Providing Better One-on-Ones
21 July, 2021
null at Booking.com
As a manager, one of the first big lessons that I needed to learn was how to give a real one-on-one. What is a manager supposed to do during one of these meetings? What are we supposed to talk about?
I started to do a lot of research into the topic. I asked for a lot of advice from some of the great managers that have mentored me in the past, as well. It took some time to get used to the practice of it. Eventually, I realized how valuable one-on-ones are when familiarizing yourself with the people on your team.
I’ve seen a lot of new managers put too much pressure on themselves to deliver the perfect one-on-one. They end up making the process really complicated, much more so than necessary. This may be due to stress or inexperience; you enter a mindset where you suddenly feel obligated to solve everybody’s problems, all at once. The intention is good, but this is the wrong way to go about it.
A common misconception is that a manager needs to be able to answer every question up-front. Some managers may be too embarrassed to reveal any indicator of weakness or uncertainty. They place a lot of value in accuracy, when, in reality, the most important part about the one-on-one is the trajectory of the person in front of them.
When you set these expectations for yourself, it will be much more difficult for you to open up to your report authentically. What should a leader’s attitude be when entering a one-on-one? My opinion in this area has not changed much over the years.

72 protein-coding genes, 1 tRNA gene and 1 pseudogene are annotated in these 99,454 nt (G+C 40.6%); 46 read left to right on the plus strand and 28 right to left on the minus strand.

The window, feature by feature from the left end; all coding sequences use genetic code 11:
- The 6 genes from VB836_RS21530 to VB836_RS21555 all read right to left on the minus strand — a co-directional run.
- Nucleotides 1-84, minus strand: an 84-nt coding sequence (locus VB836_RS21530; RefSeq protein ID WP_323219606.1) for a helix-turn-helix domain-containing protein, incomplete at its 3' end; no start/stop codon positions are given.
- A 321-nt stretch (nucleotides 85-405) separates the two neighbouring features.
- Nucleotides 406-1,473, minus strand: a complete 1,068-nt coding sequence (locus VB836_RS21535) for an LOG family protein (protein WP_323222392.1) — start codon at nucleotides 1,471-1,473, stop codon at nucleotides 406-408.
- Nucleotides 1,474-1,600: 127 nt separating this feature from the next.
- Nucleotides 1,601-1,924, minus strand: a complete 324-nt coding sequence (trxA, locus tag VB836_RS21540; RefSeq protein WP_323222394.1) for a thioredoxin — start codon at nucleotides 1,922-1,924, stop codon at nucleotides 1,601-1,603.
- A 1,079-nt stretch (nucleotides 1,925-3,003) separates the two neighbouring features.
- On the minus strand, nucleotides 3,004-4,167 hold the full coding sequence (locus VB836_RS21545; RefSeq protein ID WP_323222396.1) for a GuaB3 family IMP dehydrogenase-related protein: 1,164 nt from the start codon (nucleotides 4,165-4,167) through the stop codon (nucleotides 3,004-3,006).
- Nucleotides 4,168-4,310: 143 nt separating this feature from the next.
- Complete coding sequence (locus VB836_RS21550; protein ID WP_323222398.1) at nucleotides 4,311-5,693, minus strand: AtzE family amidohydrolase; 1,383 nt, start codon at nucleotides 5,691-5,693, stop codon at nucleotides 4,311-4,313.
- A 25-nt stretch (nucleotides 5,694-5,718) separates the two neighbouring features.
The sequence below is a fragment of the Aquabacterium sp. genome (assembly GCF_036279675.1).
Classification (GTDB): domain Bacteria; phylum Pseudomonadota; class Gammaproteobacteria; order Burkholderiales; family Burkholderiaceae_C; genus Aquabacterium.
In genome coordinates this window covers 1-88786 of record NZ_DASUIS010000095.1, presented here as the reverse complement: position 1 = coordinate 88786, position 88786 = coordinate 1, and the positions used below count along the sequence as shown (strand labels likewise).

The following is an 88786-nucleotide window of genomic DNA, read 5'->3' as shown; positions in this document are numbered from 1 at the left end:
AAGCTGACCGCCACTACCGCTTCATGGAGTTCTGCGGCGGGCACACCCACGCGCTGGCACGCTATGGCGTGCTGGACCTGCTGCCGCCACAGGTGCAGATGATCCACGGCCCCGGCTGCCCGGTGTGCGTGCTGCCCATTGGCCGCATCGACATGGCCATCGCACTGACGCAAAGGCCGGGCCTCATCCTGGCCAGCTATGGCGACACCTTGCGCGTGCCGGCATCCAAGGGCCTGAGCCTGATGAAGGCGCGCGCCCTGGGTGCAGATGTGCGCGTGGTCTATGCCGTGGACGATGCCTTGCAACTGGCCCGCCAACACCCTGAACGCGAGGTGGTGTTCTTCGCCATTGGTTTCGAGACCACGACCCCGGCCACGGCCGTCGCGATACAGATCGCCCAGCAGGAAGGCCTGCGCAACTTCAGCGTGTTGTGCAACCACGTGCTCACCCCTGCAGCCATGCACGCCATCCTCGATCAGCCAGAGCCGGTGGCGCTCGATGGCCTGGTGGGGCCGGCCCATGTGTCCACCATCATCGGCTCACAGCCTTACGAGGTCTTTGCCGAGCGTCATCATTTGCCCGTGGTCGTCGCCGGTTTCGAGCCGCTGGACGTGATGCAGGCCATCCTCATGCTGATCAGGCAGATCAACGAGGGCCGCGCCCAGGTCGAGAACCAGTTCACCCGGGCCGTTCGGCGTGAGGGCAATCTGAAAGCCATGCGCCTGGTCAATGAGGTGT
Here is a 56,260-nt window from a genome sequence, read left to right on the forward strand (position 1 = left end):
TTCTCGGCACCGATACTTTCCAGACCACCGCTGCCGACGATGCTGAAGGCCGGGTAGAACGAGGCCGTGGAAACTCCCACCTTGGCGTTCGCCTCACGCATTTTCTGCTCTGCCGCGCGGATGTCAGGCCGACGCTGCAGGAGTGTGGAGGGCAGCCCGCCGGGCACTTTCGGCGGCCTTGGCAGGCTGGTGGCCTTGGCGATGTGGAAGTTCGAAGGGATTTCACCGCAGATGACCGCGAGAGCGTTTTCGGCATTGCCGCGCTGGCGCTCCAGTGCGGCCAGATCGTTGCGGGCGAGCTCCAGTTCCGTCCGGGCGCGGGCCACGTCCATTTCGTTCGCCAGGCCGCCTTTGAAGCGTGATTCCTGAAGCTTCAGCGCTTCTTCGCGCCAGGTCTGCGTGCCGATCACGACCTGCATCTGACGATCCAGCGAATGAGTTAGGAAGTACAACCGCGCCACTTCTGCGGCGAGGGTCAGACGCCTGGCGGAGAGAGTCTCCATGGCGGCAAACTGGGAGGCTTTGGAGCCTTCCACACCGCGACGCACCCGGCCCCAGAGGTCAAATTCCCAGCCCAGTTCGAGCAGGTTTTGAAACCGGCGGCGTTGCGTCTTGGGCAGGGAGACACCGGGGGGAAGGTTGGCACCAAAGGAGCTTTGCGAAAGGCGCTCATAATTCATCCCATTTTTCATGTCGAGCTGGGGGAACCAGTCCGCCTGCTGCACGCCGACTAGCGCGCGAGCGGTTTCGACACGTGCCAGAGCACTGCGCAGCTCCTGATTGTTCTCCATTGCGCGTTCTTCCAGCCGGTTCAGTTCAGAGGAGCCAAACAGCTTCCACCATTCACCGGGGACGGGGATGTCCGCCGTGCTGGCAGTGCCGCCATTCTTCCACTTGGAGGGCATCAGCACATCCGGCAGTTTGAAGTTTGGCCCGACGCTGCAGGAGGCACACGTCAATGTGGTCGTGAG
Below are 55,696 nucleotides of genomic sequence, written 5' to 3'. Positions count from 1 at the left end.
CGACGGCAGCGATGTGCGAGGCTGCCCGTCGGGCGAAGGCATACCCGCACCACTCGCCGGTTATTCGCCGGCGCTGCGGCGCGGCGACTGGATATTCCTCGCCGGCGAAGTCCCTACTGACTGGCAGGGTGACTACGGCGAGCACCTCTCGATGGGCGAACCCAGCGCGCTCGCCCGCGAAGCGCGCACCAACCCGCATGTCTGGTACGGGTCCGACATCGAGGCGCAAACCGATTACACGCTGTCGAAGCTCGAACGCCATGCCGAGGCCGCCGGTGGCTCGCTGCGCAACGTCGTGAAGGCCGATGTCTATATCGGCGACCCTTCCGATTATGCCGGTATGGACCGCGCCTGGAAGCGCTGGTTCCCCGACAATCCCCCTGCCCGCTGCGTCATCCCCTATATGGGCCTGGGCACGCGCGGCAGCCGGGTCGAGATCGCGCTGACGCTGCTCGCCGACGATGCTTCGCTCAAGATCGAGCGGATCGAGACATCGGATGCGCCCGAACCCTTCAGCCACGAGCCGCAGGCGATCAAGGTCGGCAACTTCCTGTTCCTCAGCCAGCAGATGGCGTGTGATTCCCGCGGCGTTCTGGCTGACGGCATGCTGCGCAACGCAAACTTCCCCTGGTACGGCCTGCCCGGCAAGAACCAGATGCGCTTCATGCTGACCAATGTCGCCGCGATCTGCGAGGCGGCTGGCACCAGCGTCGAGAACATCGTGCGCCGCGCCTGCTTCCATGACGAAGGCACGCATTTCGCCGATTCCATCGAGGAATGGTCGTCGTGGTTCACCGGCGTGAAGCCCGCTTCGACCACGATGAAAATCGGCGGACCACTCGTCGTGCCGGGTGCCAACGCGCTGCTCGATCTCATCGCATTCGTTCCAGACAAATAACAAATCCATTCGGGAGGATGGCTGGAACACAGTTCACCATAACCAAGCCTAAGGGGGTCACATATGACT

My advice to the reports that I meet with: know the job very well. Most organizations will provide a very explicit definition of what a given position entails. Being very familiar with these requirements puts them in a good position to succeed within the company. I emphasize that the most important part of their performance is how they approach these responsibilities. They are always able to train themselves in any areas that challenge them professionally.
Another pitfall that many new managers fall into: they enter the one-on-one with a rigid itinerary, following it to a T during the meeting. Some of them may even bring the same “checklist” into meetings with all of the people that they manage. This is a terrible habit. You need to engage with the person in front of you, not a list of deliverables or metrics.
This is where flexibility comes into play. Having a list of topics to fall back on is perfectly acceptable; always be willing to deviate from this list if something more important comes to light during these meetings, however. It has to be a candid conversation. Your people will feel suffocated if you focus more on what you have to say than on what they have to share with you.
Showing empathy within twenty minutes’ time is not an easy thing to do with somebody who you barely know. An excellent manager is able to build a bridge and to establish a healthy, functional working relationship. Show the person in front of you that you care. Be objective, but always show kindness.
- My advice is to start casually. One-on-ones, by definition, require you to be open with the person in front of you. Listen intently to what the other person is telling you. False promises should never be given in lieu of something more substantial.
- At first, don’t talk. Just listen. Avoid interrupting, and take notes when necessary. Ask specific questions and offer actionable advice. After your first few meetings, things will become much easier. You will need to deliver your fair share of difficult conversations, but to avoid them would be to allow the underlying problem to grow.
- I learn new things about my team every time that I meet with them. I hear new concerns from people who have been working under me for years. Sometimes, these revelations are shocking. There is always something new to hear.
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